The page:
The Court did not address the request for additional time, and Verticon did not complete its payments due under the Settlement Agreement within fifteen days of its August 22, 2019 request. Indeed, it is unclear whether Sunbelt ever received the $35, 000.00 payment from Cooper following the August “compromise.” See Status Rept., ECF No. 56; Pl.'s Reply & Opp'n, ECF No. 57; Def.'s Reply, ECF No. 59. On October 18, 2019, almost two months after Cooper was supposed to have paid $35, 000.00, Sunbelt reported that Verticon was “scheduled to receive a sign off on the final punch list October 22, 2019, which [would] trigger Cooper Materials to release to Sunbelt an additional $35, 000.” Status Rept. (emphasis added). The status report did not state whether Cooper already had made a payment to Sunbelt, or whether the anticipated payment was simply “additional” to the payments Sunbelt had received from the other sureties and Verticon. I directed Verticon to address its authority to enforce the Settlement Agreement and to notify the Court of the amount paid to Sunbelt to date. Ltr. Order, ECF No. 58.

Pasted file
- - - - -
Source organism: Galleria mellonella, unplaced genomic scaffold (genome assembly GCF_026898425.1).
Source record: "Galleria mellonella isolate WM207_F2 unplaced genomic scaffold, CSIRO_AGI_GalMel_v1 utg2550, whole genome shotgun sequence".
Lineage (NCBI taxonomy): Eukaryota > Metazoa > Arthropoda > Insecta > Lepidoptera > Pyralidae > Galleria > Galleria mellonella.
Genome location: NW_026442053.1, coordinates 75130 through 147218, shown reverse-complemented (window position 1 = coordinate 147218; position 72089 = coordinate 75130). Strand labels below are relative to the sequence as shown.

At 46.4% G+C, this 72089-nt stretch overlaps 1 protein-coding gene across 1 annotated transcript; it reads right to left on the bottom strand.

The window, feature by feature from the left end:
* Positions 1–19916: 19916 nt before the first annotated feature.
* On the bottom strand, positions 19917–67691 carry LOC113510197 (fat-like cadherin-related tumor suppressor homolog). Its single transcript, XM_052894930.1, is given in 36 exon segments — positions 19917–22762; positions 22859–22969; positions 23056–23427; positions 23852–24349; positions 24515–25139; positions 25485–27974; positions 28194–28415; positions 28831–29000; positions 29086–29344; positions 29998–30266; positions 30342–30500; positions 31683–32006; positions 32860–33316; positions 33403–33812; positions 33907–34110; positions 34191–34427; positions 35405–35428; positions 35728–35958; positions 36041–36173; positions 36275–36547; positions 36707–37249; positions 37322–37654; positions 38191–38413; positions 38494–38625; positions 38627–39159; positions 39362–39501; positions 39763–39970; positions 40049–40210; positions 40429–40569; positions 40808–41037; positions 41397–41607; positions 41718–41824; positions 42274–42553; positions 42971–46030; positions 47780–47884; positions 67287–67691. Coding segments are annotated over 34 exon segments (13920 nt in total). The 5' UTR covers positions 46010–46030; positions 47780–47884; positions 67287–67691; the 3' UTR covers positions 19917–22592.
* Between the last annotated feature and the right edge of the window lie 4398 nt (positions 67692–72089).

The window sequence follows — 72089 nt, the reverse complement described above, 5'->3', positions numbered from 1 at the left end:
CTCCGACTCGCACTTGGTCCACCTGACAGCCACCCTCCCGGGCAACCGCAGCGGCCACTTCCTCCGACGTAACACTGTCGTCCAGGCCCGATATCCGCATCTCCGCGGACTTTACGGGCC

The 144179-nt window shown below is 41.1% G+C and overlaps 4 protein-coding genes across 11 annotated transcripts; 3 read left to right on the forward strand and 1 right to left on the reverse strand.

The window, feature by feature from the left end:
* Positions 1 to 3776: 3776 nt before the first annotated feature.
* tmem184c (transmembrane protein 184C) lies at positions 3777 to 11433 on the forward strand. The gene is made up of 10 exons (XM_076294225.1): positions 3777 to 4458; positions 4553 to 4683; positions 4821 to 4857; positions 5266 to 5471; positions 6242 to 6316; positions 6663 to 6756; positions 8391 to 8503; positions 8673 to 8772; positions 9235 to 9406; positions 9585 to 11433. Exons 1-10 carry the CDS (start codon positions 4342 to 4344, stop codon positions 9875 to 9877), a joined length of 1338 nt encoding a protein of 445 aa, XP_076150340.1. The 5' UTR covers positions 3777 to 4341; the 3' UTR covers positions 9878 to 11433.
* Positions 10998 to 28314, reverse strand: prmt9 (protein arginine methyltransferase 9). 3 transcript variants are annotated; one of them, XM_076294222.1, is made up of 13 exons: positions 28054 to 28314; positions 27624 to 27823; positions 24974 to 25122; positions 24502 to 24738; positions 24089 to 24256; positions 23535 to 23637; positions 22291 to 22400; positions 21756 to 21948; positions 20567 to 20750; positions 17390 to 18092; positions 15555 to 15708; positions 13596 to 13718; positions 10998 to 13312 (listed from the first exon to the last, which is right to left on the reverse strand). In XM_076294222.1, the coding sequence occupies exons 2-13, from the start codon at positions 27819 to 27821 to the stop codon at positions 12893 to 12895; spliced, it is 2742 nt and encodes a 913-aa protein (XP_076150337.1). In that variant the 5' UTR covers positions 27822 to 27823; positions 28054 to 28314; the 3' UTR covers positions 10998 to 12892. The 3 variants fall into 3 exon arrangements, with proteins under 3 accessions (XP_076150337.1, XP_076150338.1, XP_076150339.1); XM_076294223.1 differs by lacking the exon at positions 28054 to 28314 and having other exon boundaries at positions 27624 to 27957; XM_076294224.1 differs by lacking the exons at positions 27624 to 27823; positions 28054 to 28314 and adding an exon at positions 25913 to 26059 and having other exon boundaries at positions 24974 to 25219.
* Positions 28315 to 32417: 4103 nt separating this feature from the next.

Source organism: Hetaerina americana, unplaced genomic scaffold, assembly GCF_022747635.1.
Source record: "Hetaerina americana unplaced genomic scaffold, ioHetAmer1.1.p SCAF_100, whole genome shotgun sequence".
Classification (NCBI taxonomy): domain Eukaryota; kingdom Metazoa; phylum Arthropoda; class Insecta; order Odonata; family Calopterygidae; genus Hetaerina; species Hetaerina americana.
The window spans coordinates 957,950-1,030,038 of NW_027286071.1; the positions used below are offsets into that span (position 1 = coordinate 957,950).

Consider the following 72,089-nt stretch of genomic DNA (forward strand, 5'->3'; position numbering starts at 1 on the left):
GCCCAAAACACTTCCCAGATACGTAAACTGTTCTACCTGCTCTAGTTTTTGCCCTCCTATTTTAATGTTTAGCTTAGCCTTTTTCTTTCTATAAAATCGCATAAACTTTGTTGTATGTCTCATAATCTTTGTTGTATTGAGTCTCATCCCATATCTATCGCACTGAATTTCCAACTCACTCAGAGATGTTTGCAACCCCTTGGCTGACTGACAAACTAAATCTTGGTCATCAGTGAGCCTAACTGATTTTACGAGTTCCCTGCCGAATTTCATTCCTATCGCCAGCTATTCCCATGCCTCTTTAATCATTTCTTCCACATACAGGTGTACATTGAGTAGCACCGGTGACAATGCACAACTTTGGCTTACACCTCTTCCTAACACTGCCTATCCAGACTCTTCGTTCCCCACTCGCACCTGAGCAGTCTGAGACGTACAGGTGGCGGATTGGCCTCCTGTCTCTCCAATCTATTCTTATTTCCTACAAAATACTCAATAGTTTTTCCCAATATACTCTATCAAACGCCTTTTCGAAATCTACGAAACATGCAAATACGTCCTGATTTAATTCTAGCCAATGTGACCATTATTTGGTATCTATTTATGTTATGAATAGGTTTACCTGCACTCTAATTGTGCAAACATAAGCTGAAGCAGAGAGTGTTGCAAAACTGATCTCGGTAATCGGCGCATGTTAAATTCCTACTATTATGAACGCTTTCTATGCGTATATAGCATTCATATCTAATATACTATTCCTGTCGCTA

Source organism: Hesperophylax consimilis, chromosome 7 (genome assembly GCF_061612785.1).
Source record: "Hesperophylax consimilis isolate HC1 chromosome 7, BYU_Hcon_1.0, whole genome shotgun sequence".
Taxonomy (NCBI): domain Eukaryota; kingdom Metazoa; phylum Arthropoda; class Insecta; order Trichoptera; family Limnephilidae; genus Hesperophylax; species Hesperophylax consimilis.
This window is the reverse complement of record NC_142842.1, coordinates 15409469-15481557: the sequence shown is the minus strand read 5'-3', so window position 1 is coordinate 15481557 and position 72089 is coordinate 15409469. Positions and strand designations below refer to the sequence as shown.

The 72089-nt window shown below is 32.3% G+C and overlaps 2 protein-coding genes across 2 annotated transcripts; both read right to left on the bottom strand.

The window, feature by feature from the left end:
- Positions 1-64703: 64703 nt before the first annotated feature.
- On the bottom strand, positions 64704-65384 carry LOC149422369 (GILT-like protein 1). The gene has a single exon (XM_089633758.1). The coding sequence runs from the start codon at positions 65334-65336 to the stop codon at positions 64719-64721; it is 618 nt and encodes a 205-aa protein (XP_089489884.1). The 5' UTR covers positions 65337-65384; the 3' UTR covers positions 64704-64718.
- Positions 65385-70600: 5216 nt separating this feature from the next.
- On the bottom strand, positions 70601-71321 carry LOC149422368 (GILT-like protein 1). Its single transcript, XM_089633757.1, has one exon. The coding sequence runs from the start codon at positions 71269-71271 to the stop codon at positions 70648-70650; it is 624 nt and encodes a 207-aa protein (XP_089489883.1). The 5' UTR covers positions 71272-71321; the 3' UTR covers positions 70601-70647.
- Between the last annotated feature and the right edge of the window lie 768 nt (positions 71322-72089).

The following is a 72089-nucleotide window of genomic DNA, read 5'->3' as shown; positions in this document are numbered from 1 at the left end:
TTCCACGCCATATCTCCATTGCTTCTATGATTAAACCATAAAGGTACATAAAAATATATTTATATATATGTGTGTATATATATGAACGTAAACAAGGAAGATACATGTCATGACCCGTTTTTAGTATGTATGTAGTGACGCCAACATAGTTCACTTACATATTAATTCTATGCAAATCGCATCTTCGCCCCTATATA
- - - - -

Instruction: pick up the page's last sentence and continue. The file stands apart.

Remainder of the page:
In its November 13, 2019 reply, Verticon stated that it had “been attempting to conclude a newly arisen punch list in order to get its prime contractor to release additional funds to Sunbelt” and that when Verticon “finish[ed] the punch list on Thursday, November 14, 2019, . . . Cooper Materials will authorize another check for $35, 000 directly to Sunbelt.” Def.'s Reply ¶¶ 2-3 (emphasis added). As noted, Sunbelt's October 18, 2019 status report similarly referenced an “additional $35, 000” it expected Cooper to pay. It is unclear to the Court from either filing whether Cooper had remitted an earlier payment of $35, 000.00 pursuant to the August 22, 2019 compromise, or whether Sunbelt only had received other checks from the other sureties and Verticon. Of course, if Cooper had submitted two $35, 000.00 checks, then Sunbelt would have received almost $2, 032.00 more than was due under the Settlement Agreement, which is highly unlikely. Regardless, it is clear that Sunbelt received only a little more than half of the amount due by the July 22, 2019 deadline and, more than four months later, it still has not received the entirety of the $73, 457.24 it seeks in its summary judgment motion, as supplemented. Pl.'s Supp.